The Montreal Protocol banned most uses of ozone-layer-destroying chemicals known as CFCs and called for their global phase out by 2010.
Despite this, researchers found that atmospheric emissions of five CFCs increased between 2010 and 2020, reporting their findings in a new study published in Nature Geoscience, “Global increase of ozone-depleting chlorofluorocarbons from 2010 to 2020.”
The five CFCs targeted are CFC-13, CFC-112a, CFC-113a, CFC-114a and CFC-115.
It is not so much the amount of CFCs detected in the atmosphere (from 1.6 to 4.2 ODP-Gg yr-1 between 2010 and 2020) that worries researchers, but rather the increasing trend. “We expect the opposite trend, we expect them to slowly go down,” said Martin Vollmer, an atmospheric chemist at the Swiss Federal Laboratories for Materials Science and Technology in Dübendorf, in an article on nature.com.
Some CFCs are used as feedstocks for the production of other chemicals (a use permitted under the Montreal Protocol). According to the study, CFCs’ emissions are highly likely to occur during the production of HFCs, which still serve as substitutes for CFCs in many applications, though HFCs are being phased down under the Kigali Amendment to the Montreal Protocol.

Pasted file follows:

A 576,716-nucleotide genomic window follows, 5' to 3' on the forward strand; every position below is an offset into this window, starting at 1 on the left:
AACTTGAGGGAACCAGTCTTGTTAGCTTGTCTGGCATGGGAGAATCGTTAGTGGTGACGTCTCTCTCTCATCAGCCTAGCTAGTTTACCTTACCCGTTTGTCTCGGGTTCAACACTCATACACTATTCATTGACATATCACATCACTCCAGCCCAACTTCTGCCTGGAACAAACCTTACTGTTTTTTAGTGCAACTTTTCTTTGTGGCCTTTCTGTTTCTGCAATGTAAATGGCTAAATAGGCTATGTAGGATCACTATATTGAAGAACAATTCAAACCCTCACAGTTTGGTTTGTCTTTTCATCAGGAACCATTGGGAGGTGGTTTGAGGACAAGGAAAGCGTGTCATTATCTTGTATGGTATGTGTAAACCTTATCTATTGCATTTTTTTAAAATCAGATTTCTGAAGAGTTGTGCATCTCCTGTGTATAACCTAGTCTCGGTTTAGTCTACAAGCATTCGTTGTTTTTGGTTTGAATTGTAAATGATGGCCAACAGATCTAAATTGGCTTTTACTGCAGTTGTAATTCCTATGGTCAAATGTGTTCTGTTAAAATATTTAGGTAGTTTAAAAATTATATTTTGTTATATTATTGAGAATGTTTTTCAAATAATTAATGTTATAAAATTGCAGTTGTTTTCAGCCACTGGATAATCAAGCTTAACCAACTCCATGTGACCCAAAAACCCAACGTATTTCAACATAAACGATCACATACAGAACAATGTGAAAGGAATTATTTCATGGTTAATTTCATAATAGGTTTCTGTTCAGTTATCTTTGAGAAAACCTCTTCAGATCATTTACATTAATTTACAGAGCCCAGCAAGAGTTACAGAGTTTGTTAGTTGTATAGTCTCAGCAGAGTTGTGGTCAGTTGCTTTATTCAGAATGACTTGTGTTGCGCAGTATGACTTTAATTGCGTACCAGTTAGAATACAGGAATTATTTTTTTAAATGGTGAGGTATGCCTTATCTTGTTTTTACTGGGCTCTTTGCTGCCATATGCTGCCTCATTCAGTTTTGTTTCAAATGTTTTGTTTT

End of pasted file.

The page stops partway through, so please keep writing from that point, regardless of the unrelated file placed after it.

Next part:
Also, CFC-113a, CFC-114a and CFC-115 are known byproducts of HFC-125 production, and CFC-113a and CFC-114a are a feedstock and intermediary, respectively, in one of the production pathways to HFC-134a.
Emissions of these CFCs may negate some of the ozone-layer-restoring benefits gained under the Montreal Protocol if they continue to rise, the study noted. In addition, the collective annual warming effect of these five chemicals on the planet is equivalent to that of the CO2e emissions produced by a small country like Switzerland.
The next step suggested by the researchers is to trace where these emissions come from and take corrective actions. But to get this, it would be necessary to increase the coverage of CFC monitoring stations around the world, especially in Africa and South America.
It would also be helpful to rethink the use of HFCs and HFOs, the production of which can emit CFCs. Another action that could be taken to stop increasing CFCs emissions trend is to amend the Montreal Protocol to to address the byproduct problem, they said.